This isn’t really a bushwalk, but a secluded swimming hole accessed via a short scramble down to the creek from McCarrs Creek Road. At the top of the falls is a series of small cascades, just below where the road crosses McCarrs Creek. A bit further down is Upper Gledhill Falls, which cascades into a deep pool that’s popular in summer for swimming.

The falls and pool are technically outside West Head: the start of the track is on McCarrs Creek Road just before the junction with West Head Road. There’s very limited parking on McCarrs Creek Road, or you can leave the car at the parking area at the bottom of West Head Road and walk up the road a short distance.

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LocationNear the junction of McCarrs Creek Road and West Head Road
Distance200m. 20m total ascent.
GradeEasy. A bit of scrambling required.
ResourcesWild Swimming Holes – Upper Gledhill Falls

Wallaroo Track

The Wallaroo Track branches off from the Salvation Loop, and offers some nice views over Cowan Creek and Refuge Bay. A rocky overhang at the end makes an ideal picnic spot. It’s a relatively long walk and there are better views from many other walks – but has the advantage since it’s less popular that you’ll probably have the track to yourself.

Branching off the Salvation Loop Track after about 1.5km, the Wallaroo Track starts as a service trail that follows along a ridge. After the junction with the Yeomans Track (about 1.7km along the firetrail) the trail gets narrower and more overgrown as it heads steeply downhill. At the end of the track is a small sandstone slab, and a short distance away there’s a rocky outcrop at the top of a small cliff with nice views over Cowan Creek. If you continue along the rock platform to the north, a rough trail through the scrub goes along the ledge, which continues for a while with views along the full length.

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LocationShortest route is from northern trackhead of Salvation Loop
Distance9km return via Salvation Loop Track (or 10km with Salvation Loop)
GradeModerate. 300m total ascent.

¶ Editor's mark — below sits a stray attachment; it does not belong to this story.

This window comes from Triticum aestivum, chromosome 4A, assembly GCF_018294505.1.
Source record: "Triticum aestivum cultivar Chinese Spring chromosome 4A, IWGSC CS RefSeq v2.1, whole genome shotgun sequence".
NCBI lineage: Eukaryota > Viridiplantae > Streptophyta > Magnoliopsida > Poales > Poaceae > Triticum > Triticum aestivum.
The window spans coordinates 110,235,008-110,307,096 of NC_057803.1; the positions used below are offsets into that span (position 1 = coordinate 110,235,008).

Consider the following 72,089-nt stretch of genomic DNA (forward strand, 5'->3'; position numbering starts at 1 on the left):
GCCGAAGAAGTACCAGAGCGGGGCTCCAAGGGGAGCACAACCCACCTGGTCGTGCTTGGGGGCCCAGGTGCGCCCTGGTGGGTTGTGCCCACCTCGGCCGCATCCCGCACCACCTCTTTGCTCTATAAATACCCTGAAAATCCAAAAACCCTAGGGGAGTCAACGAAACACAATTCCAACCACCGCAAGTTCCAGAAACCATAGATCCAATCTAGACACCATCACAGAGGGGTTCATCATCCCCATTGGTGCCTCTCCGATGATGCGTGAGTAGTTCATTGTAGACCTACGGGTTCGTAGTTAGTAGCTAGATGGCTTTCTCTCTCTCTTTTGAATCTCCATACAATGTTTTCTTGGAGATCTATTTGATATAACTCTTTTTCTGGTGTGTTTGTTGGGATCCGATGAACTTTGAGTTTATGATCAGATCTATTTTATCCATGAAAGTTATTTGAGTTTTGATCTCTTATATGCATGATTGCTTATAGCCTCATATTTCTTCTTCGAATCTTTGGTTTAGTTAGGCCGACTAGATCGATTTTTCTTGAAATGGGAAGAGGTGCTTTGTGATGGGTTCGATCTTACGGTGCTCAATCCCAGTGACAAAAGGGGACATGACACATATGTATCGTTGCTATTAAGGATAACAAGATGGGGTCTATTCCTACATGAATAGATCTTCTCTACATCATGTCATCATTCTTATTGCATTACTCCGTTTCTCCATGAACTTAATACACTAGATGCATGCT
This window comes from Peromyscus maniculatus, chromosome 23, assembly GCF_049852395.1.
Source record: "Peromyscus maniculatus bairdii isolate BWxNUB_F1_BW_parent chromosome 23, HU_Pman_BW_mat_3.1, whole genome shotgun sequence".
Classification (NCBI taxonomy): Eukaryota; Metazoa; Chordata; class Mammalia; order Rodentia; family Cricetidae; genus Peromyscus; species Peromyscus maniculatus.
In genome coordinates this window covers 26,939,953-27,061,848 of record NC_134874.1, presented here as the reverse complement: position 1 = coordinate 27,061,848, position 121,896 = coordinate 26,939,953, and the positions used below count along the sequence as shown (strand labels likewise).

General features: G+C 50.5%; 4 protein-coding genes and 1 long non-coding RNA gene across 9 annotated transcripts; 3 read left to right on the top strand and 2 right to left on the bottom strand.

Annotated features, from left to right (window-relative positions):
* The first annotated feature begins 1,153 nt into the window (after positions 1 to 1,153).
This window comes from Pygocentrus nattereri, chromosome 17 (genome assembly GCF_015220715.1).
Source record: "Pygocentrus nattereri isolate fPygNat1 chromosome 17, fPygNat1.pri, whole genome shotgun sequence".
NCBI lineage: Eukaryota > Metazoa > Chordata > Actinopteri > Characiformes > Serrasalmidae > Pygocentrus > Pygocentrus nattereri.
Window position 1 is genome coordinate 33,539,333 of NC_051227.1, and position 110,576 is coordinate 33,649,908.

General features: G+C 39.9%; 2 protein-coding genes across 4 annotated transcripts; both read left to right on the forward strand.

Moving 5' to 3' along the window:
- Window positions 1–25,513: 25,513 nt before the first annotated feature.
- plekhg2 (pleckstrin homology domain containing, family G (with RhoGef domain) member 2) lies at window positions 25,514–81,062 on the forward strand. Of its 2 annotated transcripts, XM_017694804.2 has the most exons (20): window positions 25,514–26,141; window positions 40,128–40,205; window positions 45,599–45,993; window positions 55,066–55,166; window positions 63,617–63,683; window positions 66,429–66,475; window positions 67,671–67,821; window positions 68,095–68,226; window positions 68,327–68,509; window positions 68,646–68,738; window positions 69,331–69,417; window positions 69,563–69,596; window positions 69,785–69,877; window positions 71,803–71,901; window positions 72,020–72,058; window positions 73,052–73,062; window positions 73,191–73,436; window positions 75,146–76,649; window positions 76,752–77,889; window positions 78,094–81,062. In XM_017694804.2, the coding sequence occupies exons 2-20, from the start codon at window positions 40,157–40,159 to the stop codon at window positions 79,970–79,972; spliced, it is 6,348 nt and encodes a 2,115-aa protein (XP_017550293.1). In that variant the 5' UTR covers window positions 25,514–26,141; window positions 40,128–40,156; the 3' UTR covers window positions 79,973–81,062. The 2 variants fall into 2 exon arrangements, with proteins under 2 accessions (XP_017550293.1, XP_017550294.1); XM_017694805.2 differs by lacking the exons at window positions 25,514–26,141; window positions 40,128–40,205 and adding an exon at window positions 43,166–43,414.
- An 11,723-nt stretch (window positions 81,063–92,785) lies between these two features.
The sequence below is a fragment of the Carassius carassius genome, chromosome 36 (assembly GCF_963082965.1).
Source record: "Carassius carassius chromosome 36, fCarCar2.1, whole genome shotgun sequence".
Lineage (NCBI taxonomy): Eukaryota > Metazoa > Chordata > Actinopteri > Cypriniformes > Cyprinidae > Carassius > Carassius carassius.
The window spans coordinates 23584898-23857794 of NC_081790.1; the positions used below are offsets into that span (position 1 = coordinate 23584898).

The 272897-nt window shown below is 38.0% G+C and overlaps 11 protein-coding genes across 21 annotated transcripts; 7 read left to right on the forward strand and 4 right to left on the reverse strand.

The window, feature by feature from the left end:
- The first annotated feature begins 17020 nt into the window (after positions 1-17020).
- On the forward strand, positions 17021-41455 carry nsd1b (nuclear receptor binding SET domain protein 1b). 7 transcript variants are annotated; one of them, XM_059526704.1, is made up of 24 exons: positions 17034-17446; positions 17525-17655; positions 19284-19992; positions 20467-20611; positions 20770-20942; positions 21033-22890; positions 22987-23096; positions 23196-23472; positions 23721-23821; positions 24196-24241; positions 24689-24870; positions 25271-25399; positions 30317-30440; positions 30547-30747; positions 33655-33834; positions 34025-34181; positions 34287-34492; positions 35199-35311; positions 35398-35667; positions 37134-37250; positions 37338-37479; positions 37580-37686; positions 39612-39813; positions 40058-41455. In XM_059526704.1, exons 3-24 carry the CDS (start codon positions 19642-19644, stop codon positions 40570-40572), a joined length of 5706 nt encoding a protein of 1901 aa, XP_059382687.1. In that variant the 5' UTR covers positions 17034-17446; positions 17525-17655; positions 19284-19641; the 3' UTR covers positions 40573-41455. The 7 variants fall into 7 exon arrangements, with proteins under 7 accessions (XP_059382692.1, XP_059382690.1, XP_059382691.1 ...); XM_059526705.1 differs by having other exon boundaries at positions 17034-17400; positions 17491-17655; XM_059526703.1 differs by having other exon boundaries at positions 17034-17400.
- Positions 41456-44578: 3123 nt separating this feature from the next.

ResourcesSunset from the Wallaroo Track bushwalk
National Parks (NPWS) Wallaroo Track / Wildwalks – Wallaroo Track

Waratah Trail

A long fire trail along the ridge, culminating in views over the Coal and Candle Creek and Ku-ring-gai Chase national park.

The sandy fire trail descends gradually down the ridge from West Head Road, through low heath. It’s nicer in spring when the wildflowers are out and can get hot in summer as there’s not much tree cover. Although, it’s really not the most exciting walk at any time of the year! You could also do this trail on a mountain bike.

At the end of the Waratah Track there’s a large rock platform; in the distance you can see Yeomens Bay (a tributary of Cowan Creek). There are a couple of off-track trig points, lookouts and Aboriginal engraving sites that make the Waratah Trail a lot more interesting!

LocationFirst trail on the left, at start of West Head Road
Distance9.5km return (2-3hrs)
GradeEasy. Total ascent of 135m.
ResourcesRediscovering the Waratah Trail bushwalk
National Parks (NPWS) – Waratah Track

West Head Army Track

A short but steep track that was opened in 2016, following the original wartime trail  down to the West Head Battery on the shoreline. The restored and well-marked track involves climbing down a set of steel stairs to reach the Observation Post, commanding views across Broken Bay to the Pacific Ocean. A bit further on are additional structures you can explore, including two gun casings and the ammunition magazine.

The track starts near the West Head lookout car park, and is clearly sign-posted. From the end of the West Head Army Track you continue along the coast (off-track) to Flannel Flower Beach.

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LocationPark at the end of West Head Road (West Head Lookout)
Distance1.3km return. (30-45min).
GradeEasy. Total ascent of 105m
ResourcesWest Head Army Track bushwalk
National Parks (NPWS) – West Head Army Track

West Head Beach

A very short walk to a secluded beach – you can also extend this walk into the 4.3km Resolute Loop Trail, which is one of the best West Head bushwalks.

Starting at the West Head lookout (at the very end of West Head Road), a well-marked track heads directly down to West Head Beach (it will be sign-posted as “Resolute Beach”, which is the second beach). Follow this sandy track for about 400m, initially going down some rock steps and later a section of timber stairs. Just after you cross a small creek, a side-track leads down to West Head Beach.